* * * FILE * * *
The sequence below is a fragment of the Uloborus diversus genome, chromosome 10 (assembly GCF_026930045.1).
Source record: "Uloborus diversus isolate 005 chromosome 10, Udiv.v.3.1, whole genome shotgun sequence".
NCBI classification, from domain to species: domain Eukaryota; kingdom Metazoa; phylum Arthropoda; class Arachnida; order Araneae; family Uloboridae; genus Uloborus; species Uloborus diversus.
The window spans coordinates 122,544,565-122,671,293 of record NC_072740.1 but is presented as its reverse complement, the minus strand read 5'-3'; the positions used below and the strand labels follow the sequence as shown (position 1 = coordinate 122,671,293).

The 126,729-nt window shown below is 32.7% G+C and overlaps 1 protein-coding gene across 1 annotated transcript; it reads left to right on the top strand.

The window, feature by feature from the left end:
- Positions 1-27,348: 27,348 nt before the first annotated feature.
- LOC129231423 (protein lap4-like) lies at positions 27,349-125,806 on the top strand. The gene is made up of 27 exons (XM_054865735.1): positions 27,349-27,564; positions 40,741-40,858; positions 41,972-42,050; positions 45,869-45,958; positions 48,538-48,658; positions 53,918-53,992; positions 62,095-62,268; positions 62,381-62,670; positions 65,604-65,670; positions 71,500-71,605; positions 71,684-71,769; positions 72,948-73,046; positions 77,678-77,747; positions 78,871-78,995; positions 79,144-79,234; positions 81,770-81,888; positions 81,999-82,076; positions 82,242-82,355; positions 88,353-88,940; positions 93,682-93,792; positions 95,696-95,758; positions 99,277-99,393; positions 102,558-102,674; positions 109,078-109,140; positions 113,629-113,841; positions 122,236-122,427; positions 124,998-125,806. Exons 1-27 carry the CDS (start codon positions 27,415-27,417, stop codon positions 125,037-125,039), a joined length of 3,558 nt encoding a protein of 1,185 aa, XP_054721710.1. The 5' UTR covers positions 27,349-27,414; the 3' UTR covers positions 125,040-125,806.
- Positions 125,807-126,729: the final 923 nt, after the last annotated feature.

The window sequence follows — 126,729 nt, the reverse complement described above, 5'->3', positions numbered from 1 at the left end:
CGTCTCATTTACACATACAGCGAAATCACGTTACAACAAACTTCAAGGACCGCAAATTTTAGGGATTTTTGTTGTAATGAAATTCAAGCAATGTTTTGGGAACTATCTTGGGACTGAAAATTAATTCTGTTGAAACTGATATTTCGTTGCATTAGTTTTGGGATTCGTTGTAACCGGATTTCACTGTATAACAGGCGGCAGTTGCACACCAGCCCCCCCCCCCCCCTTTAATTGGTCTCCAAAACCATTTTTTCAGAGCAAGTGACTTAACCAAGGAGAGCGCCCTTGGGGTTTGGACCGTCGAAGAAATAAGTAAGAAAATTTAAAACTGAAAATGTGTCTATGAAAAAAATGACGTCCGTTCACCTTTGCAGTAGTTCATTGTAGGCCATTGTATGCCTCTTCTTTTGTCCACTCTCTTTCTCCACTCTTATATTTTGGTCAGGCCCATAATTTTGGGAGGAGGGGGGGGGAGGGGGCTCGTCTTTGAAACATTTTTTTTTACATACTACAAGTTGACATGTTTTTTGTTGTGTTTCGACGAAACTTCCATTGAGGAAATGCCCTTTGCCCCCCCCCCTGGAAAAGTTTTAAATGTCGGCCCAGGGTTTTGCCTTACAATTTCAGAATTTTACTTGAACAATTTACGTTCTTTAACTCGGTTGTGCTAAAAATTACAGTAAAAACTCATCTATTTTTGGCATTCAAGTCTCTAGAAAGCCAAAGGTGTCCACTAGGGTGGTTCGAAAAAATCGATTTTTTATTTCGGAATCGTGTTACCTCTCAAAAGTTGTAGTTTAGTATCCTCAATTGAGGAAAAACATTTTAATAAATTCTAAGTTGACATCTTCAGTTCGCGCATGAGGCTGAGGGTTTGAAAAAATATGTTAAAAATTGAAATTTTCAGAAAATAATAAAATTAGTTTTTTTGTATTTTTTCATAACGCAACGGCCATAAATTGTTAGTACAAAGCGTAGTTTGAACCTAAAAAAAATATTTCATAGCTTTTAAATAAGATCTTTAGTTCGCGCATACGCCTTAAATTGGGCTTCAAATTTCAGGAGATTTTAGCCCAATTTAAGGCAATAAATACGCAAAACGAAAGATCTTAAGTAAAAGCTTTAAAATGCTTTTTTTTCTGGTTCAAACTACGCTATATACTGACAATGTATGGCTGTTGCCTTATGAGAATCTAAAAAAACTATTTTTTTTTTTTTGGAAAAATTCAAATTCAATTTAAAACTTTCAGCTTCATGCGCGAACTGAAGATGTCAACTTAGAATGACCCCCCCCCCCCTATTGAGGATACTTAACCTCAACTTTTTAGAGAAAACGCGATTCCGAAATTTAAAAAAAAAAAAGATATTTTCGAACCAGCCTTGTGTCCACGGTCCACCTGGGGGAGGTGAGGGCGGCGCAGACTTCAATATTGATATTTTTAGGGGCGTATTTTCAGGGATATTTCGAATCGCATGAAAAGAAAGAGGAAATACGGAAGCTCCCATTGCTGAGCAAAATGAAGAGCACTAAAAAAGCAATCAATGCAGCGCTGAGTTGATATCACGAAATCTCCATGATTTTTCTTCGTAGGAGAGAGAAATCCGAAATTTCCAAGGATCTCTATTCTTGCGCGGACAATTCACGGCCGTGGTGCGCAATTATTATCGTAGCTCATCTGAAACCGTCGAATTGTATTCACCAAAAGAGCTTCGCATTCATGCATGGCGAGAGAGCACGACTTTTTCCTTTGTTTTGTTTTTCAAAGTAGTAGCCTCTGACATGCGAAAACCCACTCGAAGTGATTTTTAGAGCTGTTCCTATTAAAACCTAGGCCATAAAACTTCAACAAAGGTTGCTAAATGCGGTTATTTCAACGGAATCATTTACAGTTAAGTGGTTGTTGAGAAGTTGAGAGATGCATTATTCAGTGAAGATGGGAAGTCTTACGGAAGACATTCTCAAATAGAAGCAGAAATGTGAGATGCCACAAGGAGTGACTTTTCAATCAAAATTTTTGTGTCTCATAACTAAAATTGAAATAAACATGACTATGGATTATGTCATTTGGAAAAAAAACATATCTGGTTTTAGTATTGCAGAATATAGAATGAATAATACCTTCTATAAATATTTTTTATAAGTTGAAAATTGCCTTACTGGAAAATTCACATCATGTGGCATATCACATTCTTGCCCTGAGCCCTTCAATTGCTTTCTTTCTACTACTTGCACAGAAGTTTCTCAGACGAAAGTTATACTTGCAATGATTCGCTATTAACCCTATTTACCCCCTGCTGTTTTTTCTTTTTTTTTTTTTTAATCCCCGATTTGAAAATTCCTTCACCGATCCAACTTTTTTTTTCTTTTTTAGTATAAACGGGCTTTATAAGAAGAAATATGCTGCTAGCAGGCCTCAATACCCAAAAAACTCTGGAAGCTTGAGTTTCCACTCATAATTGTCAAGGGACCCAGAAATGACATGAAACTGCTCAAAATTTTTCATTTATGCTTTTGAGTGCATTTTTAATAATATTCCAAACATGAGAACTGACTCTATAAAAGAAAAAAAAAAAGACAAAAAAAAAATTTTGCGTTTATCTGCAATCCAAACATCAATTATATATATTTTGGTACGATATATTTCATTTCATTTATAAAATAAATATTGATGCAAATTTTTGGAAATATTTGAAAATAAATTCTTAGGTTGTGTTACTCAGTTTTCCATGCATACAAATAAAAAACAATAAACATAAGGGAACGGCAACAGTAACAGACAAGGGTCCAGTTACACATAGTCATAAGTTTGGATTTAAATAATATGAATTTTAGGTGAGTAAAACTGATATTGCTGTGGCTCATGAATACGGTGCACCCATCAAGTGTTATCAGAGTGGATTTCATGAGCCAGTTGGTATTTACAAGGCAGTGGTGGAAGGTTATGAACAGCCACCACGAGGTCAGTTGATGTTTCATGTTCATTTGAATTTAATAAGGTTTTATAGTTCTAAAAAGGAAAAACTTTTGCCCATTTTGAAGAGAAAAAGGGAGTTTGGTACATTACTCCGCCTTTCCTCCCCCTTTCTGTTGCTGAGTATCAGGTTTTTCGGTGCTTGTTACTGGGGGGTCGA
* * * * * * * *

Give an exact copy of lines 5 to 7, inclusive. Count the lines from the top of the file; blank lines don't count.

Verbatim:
The 126,729-nt window shown below is 32.7% G+C and overlaps 1 protein-coding gene across 1 annotated transcript; it reads left to right on the top strand.

The window, feature by feature from the left end:
- Positions 1-27,348: 27,348 nt before the first annotated feature.